The stories of the entrepreneurs we support illustrate the transformative potential of this approach. Prioritizing local entrepreneurs who have chosen to use their talents to serve their neighbors and city is a worthy investment. These enterprises are thriving, creating jobs, and driving positive change in Baltimore. The social impact creates a ripple effect; entrepreneurs build a vision while growing their family wealth, create new livable wage jobs, and employ local residents. They root their enterprises in historically Black communities. The growth in entrepreneurial activity inspires others, and more and more residents tap into their personal agencies to explore their entrepreneurial visions.
However, we cannot ignore the structural barriers that persist or underestimate the enormity of our challenges. While social entrepreneurship and impact investing represent a powerful duo in the fight against the racial wealth gap, they must be complemented by broader systemic changes.
In the pursuit of a thriving Baltimore, I encourage policymakers, philanthropists, corporate leaders, and influential individuals to embrace a holistic approach. This entails fostering greater collaboration, fostering innovation, and committing to the cause of social and economic justice. By working closely with social entrepreneurs and adopting their inventive strategies, we can generate a synergy beyond simple impact, aiming for enduring and significant transformation. Let us unite in pursuing a “greater” objective, promoting human dignity, equality, and sustainable progress for a just and economically inclusive future.
As we progress, inspired by the transformative power of social entrepreneurship and impact investing, our vision is for Baltimore City to emerge as a model of progress, shedding the weight of inequality and lighting the way to a prosperous future for all residents. The public sector has historically relied heavily on CDFIs and MDIs as primary modalities for expanded capital access. However, over the last two decades, the field has broadened significantly, with other frameworks for alternative financing and mission-based financing. These newer frameworks are filling gaps in the financial markets by shedding historical barriers to capital and designing more creative financing tools. It is critical that the public sector acknowledges this expansive umbrella by shifting its language, policies, and initiatives to allow for more access to public funds intended to facilitate investing in businesses operating in low-income communities, moving away from rigid, one-size-fits-all models.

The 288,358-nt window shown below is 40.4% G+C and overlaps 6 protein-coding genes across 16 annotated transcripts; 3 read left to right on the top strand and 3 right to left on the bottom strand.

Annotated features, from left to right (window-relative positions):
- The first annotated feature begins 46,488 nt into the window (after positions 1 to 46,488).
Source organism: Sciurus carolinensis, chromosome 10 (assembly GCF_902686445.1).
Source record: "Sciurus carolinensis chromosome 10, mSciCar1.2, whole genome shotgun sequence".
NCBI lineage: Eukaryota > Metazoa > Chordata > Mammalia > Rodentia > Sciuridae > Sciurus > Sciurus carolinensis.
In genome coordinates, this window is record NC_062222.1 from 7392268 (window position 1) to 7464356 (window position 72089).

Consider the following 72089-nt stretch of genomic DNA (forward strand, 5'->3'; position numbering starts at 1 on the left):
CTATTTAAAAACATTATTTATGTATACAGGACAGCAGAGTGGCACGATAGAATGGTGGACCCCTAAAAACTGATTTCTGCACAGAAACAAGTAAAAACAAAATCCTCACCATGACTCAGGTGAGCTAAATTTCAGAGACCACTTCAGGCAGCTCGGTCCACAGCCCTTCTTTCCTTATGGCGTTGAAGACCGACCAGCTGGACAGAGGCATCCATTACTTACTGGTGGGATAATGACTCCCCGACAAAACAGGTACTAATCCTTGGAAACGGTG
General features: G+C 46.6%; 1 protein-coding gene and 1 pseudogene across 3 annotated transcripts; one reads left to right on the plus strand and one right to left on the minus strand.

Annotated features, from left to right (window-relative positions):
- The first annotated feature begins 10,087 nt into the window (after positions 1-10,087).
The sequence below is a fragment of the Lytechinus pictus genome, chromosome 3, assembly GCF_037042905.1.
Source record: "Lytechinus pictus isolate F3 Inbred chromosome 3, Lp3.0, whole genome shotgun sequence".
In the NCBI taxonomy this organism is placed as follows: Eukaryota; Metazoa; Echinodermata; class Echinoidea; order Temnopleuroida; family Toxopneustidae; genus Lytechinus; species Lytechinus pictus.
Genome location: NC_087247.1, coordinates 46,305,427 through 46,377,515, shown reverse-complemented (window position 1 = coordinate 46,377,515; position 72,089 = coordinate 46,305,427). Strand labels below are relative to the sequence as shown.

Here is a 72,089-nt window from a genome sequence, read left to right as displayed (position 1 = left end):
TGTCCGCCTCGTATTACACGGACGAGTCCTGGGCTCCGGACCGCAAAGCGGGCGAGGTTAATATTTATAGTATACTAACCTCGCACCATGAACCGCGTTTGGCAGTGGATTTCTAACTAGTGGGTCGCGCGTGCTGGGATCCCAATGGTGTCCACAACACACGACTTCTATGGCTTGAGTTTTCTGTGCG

Fostering collaborative partnerships between the public sector and mission-based lenders is crucial for sharing knowledge, innovating solutions, and collectively enhancing the impact of mission-based lending in underserved communities. Additionally, promoting transparency and accountability in public-supported investment initiatives is imperative. Establishing a framework for mandatory reporting on the impact of public investments, including more specific geographic, demographic, and economic metrics of the business recipients of lending activities, is equally important.
To move forward, we call on cities and communities to embrace these principles, fostering environments where mission-based lending can thrive and contribute significantly to the economic empowerment of underserved areas. This approach champions financial inclusion and paves the way for a more equitable and inclusive future.